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Holocaust on Trial

Rudolph Brandt Rudolf Brandt, an SS officer and aide to Himmler, was found guilty of a host of war crimes, including conducting medical experimentation and killing tuberculosis-infected people. Sentenced to death, he was hanged on June 2, 1948.
What if you knew that many feel that using the data would make us the Nazi experimenters' moral accessories?

Many hold that making use of the data wrenched so brutally from helpless victims would not only validate the Nazi doctors' unthinkable acts, but also make us the victims' "retrospective torturers" (attorney Baruch Cohen) and them our "retrospective guinea pigs" (Dr. Harold M. Spiro, Department of Internal Medicine, Yale University). [13 & 14] Indeed, Lord Immanuel Jakobovits, Chief Rabbi of the British Commonwealth of Nations and an expert in Jewish medical ethics, felt use would only serve to further dishonor the victims [15], while the late Harvard Medical School professor Dr. Henry Beecher believed publishing unethically obtained medical data would cause a "far-reaching moral loss to medicine." [16]
"The idea behind the negative reaction now is that the Nazis were criminals; we are decent. That's not true. What we've done is not as evil, but it's in the ballpark."
—Dr. Arthur Caplan, bioethicist now at the University of Pennsylvania, commenting about uproar surrounding physiologist Robert Pozos' proposed use of Nazi data on hypothermia [17]

"The conduct of Nazi physician-scientists was barbarous, revolting, monstrous, devoid of any decency. Their research defiled human beings, medicine, science, and humanity. They dragged through bloody mud an honorable profession to which contemporary physician-scientists who now wish to make use of these results belong."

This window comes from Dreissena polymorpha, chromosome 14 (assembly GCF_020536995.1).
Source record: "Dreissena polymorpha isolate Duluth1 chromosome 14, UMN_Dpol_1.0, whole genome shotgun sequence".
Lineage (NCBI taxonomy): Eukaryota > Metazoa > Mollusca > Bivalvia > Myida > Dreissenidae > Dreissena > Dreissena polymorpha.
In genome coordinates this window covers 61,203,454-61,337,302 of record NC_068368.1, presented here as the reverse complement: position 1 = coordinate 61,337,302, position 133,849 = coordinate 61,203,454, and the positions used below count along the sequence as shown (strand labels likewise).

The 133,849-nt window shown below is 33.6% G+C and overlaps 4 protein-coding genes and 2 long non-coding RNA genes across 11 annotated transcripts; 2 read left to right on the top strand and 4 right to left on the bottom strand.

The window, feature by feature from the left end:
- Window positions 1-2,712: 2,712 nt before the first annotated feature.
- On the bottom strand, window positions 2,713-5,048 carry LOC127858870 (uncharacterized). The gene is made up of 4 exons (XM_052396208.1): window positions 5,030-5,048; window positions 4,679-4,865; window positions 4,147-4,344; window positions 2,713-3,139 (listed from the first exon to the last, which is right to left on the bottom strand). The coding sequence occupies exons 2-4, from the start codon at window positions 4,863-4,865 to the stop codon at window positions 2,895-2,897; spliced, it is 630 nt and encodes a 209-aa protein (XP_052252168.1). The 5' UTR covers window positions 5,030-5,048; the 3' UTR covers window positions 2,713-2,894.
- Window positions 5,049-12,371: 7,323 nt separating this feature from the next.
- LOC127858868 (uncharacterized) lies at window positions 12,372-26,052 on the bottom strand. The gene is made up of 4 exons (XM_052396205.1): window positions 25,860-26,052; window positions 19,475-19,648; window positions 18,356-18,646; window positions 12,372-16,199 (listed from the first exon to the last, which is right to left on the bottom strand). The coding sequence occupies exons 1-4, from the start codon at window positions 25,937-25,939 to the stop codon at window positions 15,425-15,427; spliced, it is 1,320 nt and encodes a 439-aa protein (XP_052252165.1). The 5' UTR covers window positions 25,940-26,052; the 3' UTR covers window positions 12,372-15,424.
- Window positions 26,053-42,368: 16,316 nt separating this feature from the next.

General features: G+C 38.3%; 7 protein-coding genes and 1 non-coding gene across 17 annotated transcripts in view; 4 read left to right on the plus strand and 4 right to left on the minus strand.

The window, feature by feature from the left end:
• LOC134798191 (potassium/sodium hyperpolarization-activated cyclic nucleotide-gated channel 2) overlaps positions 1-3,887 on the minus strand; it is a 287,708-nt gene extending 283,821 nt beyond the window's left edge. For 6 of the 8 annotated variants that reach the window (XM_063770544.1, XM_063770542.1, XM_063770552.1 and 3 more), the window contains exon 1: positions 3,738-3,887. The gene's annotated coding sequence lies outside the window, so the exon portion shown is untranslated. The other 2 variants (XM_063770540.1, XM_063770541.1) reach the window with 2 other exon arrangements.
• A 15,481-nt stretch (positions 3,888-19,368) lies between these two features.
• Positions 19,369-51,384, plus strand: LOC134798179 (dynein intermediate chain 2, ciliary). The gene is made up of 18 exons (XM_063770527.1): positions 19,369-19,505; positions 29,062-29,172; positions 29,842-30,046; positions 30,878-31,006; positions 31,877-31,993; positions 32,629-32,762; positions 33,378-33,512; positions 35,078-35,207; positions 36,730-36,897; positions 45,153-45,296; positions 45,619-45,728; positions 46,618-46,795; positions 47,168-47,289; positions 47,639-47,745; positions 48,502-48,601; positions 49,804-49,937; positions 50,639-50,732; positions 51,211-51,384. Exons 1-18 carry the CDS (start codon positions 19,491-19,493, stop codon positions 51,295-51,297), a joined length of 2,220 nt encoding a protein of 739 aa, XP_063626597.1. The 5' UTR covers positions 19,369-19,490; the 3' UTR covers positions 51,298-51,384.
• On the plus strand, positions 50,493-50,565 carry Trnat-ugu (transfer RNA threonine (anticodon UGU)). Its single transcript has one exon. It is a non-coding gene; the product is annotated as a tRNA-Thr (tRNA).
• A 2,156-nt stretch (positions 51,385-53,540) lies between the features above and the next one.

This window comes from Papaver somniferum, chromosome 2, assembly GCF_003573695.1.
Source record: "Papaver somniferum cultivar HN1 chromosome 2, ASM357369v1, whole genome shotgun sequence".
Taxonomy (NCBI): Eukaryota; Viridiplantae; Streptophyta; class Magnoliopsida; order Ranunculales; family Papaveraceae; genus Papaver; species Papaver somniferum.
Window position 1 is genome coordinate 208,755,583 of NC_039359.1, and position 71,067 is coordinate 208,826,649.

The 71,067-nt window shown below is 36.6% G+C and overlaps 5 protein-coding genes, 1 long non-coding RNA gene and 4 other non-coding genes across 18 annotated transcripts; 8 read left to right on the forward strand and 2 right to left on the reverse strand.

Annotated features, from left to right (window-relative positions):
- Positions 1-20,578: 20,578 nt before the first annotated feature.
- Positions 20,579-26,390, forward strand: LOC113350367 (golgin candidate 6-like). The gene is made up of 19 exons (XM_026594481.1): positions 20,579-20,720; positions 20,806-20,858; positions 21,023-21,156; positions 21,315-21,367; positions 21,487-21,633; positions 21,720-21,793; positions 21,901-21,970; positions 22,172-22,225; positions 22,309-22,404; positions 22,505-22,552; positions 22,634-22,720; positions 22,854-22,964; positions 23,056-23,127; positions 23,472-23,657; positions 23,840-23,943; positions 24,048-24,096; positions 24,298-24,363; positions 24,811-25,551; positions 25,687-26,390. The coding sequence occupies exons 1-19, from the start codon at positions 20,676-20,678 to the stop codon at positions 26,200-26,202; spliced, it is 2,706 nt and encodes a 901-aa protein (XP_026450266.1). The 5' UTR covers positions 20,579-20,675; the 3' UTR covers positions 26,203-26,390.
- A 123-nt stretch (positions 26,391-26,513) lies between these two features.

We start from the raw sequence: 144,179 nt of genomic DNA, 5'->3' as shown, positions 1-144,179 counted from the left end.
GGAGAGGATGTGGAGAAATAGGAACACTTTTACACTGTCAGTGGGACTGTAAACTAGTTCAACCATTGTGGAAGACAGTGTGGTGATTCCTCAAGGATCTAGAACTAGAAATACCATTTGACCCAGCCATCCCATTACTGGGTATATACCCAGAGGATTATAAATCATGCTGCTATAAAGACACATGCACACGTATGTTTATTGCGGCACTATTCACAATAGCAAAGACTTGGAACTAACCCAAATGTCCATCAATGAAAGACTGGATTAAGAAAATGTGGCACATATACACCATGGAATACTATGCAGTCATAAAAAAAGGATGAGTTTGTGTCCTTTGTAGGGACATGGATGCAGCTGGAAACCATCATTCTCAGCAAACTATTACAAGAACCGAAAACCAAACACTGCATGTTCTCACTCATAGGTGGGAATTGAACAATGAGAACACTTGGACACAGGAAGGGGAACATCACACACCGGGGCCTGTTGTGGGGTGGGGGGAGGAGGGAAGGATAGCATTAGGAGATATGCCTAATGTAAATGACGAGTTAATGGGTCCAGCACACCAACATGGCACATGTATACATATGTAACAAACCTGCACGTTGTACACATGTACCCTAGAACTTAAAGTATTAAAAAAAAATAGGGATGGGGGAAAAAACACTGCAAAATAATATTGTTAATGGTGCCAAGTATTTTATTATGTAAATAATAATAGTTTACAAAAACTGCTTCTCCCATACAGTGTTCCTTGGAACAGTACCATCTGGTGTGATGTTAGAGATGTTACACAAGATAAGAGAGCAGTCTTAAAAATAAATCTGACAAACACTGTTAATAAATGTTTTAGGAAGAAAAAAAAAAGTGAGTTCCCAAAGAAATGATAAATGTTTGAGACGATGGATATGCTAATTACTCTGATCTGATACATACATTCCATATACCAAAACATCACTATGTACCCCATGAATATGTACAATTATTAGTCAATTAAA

—Jay Katz, M.D., Yale University School of Law [18]

"Today some doctors want to use the only thing left by these victims. They are like vultures waiting for the corpses to cool so they could devour every consummable part. To use the Nazi data is obscene and sick. One can always rationalize that it would save human lives; the question should be asked, at what cost?"
—Eva Mozes Kor, survivor of Dr. Josef Mengele's twins experiments at Auschwitz [19]

"We must not add our numbers to the multitudes of onlookers who slept peacefully through the nights of anguished cries while dreaming their sweet dreams of a better tomorrow."
—Dr. Willard Gaylin, psychiatrist and former president of The Hastings Center, a biomedical ethics thinktank [20]
Based on what you now know, do you think doctors and scientists should be able to use data from Nazi death-camp experiments?
Yes | No

13. Cohen, p. 27.
14. Spiro, Howard M., M.D. "Let Nazi Medical Data Remind Us of Evil" (Letter to the Editor). The New York Times 4/19/88, p. 30.
15. Cohen, p. 30.
16. Beecher, Henry K. "Ethics and Clinical Research." The New England Journal of Medicine, Vol. 274 No. 24, 6/16/66, p. 1360.
17. Siegel, p. 1.
18. Katz, Jay. "Abuse of Human Beings for the Sake of Science." In Caplan, p. 265.
19. Kor, Eva Mozes. "Nazi Experiments as Viewed by a Survivor of Mengele's Experiments." In Caplan, p. 7.
20. Gaylin, Willard. "Commentary" (responding to "Nazi Data: Dissociation from Evil"). Hastings Center Report, Vol. 19, July/August 1989, p. 18.

Photo: Hedy Epstein, courtesy of USHMM Photo Archives

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